# Help distinguishing between series and parallel capacitors

• paulrb
In summary, the conversation discusses the rules for combining capacitors in series and parallel. The speaker struggles with understanding when to combine in series and when to combine in parallel, but they find a trick to help them determine this. The trick involves being able to go from one terminal of the first element to one terminal of the second element without crossing a junction in the wire. The conversation also clarifies that for parallel, there are two conditions that must be satisfied: being able to go from both terminals of the first element to both terminals of the second element without crossing a junction. The question is then raised if there can be a circuit that is neither series nor parallel.
paulrb
Edit: I found out how to solve this but I'd still appreciate some tips (see bottom).

## Homework Equations

Capacitors in series:
Q = Q1 = Q2 = ...
V = v1 + v2 + ...
1/Ceq = 1/C1 + 1/C2 + ...

Capacitors in parallel:
Q = Q1 + Q2 + ...
V = V1 = V2 = ...
Ceq = C1 + C2 + ...

## The Attempt at a Solution

I tried combining the capacitors C1 and C2 on the left and right sides together in parallel, but apparently that is not correct. I have trouble understanding when to combine in series and when to combine in parallel. It says to combine in parallel if the capacitors appear to be connected like the rungs of a ladder. In this problem, they appear to be connected like the rungs of a ladder, yet they are in series.

Is there some "trick" to understanding when to combine in parallel and when to combine in series? Thanks for your help.

Edit: Upon searching more in this forum, I found a post where someone said capacitors are only in parallel if there is nothing between the capacitors except wire. So in this case, C3 is between C1 and C2, thus C1 and C2 cannot be parallel. Is this correct? If so, I would solve by combining C1 and C2 in series on each side, then combining those with C3 in parallel. Also on the bottom, combine C2 and C2 in parallel, then combine that result with the previous result in series. I did that, and got the right answer. However, if there's any kind of tricks you use to understand how to combine capacitors, I would appreciate it if you'd still share them.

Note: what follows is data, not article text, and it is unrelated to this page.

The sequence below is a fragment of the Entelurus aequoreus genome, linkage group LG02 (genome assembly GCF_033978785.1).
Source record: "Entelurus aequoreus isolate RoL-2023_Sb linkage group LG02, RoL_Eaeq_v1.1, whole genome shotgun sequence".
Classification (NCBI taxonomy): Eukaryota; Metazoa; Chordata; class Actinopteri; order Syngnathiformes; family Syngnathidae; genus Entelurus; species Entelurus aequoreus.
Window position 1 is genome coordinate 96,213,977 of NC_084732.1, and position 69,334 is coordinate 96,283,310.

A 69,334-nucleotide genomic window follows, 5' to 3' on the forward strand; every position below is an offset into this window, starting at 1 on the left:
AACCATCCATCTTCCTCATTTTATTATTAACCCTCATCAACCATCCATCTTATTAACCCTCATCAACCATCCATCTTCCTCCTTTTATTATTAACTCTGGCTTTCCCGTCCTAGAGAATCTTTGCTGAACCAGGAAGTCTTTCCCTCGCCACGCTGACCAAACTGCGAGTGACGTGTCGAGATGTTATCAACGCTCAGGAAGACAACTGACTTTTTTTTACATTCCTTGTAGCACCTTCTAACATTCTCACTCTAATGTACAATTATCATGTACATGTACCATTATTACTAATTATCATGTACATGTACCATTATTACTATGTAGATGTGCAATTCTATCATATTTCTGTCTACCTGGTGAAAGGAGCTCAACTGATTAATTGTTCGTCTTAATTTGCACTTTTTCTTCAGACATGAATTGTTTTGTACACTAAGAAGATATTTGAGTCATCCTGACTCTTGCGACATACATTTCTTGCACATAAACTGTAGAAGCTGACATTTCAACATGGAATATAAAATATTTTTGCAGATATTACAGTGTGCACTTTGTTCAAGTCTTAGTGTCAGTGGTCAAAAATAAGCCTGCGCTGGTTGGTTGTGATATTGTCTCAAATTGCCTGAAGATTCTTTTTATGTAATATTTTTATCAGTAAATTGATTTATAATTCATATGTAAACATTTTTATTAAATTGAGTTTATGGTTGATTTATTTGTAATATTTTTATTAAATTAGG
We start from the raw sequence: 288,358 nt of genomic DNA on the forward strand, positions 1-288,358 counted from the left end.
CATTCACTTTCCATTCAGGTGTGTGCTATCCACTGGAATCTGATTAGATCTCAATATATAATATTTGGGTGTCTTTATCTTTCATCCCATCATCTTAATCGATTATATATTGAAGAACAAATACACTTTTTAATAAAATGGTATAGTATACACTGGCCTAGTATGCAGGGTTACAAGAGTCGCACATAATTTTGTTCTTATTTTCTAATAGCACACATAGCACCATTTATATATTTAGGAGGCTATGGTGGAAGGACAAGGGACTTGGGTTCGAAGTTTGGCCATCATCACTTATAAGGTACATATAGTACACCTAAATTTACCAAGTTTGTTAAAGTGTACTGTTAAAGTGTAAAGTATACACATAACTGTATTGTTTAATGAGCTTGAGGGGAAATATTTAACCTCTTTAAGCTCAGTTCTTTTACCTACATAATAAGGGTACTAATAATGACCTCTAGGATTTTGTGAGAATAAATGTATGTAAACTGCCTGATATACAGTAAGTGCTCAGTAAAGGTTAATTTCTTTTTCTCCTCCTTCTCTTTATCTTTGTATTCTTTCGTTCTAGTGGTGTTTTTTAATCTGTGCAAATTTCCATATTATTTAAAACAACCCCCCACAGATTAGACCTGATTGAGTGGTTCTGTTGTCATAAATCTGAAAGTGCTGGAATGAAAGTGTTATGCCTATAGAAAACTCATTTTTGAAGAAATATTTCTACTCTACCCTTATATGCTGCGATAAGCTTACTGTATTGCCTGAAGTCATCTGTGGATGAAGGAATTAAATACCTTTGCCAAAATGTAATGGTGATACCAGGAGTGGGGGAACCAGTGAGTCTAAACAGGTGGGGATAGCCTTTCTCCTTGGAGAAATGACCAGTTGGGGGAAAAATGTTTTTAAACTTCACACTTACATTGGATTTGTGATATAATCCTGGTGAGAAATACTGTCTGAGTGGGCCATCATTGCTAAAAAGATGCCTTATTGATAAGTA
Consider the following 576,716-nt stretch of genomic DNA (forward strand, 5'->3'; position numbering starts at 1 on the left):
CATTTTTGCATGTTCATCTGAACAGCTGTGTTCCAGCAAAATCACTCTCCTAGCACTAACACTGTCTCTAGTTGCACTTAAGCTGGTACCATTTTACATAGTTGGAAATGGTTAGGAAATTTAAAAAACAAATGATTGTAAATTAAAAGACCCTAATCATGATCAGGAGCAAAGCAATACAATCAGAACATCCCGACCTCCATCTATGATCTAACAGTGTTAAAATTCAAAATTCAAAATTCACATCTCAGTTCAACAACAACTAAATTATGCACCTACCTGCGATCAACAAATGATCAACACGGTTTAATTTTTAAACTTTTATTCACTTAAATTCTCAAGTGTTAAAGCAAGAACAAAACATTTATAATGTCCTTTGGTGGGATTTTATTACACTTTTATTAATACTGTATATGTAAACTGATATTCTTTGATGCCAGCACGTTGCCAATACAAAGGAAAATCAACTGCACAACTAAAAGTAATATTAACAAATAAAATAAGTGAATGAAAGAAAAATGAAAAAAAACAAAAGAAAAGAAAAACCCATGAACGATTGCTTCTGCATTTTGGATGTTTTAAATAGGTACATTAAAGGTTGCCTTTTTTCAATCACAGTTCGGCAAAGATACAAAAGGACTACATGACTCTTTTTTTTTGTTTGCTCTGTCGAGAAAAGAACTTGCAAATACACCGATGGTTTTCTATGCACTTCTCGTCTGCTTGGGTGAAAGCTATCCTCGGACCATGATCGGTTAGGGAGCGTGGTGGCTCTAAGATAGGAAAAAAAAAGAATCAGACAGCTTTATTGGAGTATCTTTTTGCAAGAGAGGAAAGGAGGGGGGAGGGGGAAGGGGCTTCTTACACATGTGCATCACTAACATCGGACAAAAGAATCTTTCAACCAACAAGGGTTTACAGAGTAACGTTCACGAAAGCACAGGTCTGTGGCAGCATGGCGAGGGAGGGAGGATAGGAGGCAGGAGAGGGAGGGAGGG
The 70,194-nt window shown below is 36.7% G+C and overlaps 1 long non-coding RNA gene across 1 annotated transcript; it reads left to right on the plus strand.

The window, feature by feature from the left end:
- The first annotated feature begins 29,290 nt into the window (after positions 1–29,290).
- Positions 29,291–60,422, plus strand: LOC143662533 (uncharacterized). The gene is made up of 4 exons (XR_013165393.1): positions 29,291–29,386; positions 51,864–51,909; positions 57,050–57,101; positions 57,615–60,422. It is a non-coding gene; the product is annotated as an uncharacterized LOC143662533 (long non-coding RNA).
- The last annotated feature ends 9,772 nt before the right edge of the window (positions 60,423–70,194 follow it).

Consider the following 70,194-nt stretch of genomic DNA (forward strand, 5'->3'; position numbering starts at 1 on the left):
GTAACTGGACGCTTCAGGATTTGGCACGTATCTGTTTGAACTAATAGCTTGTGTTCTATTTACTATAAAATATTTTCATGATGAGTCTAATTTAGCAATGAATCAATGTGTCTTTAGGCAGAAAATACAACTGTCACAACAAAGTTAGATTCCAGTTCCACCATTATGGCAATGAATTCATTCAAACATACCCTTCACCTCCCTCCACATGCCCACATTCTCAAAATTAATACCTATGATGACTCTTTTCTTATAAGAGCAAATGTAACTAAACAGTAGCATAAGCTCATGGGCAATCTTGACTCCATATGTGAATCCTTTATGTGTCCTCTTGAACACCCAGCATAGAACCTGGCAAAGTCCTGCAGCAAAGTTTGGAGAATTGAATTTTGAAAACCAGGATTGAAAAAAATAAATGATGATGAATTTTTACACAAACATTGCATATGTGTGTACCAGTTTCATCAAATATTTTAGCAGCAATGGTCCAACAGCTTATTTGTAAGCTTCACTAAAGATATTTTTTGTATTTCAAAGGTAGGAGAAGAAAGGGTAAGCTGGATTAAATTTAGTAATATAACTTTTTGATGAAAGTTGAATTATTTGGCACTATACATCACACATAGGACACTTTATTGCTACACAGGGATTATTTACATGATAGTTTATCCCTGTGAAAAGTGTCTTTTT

Last edited:
L_landau
paulrb said:
Edit: I found out how to solve this but I'd still appreciate some tips (see bottom).

## Homework Equations

Capacitors in series:
Q = Q1 = Q2 = ...
V = v1 + v2 + ...
1/Ceq = 1/C1 + 1/C2 + ...

Capacitors in parallel:
Q = Q1 + Q2 + ...
V = V1 = V2 = ...
Ceq = C1 + C2 + ...

## The Attempt at a Solution

I tried combining the capacitors C1 and C2 on the left and right sides together in parallel, but apparently that is not correct. I have trouble understanding when to combine in series and when to combine in parallel. It says to combine in parallel if the capacitors appear to be connected like the rungs of a ladder. In this problem, they appear to be connected like the rungs of a ladder, yet they are in series.

Is there some "trick" to understanding when to combine in parallel and when to combine in series? Thanks for your help.

Edit: Upon searching more in this forum, I found a post where someone said capacitors are only in parallel if there is nothing between the capacitors except wire. So in this case, C3 is between C1 and C2, thus C1 and C2 cannot be parallel. Is this correct? If so, I would solve by combining C1 and C2 in series on each side, then combining those with C3 in parallel. Also on the bottom, combine C2 and C2 in parallel, then combine that result with the previous result in series. I did that, and got the right answer. However, if there's any kind of tricks you use to understand how to combine capacitors, I would appreciate it if you'd still share them.

The trick is this:

If you want to see if two circuit elements are in series (this applies to capacitors, resistors, anything): try the following:

If you can get from one terminal (one side) of the first element to one terminal of the second element without ever crossing a junction in the wire (a point where two or more wires connect), then those two elements are in series. It does not matter if along the way you go through another circuit element (a battery, a resistor, a capacitor, etc), as long as you don't cross a junction. You don't have to be able to do that for both terminals of the two elements. As long as you can get from one of the terminals fo the first element to one of the terminals of the second element without crossing ajunction, they are in series.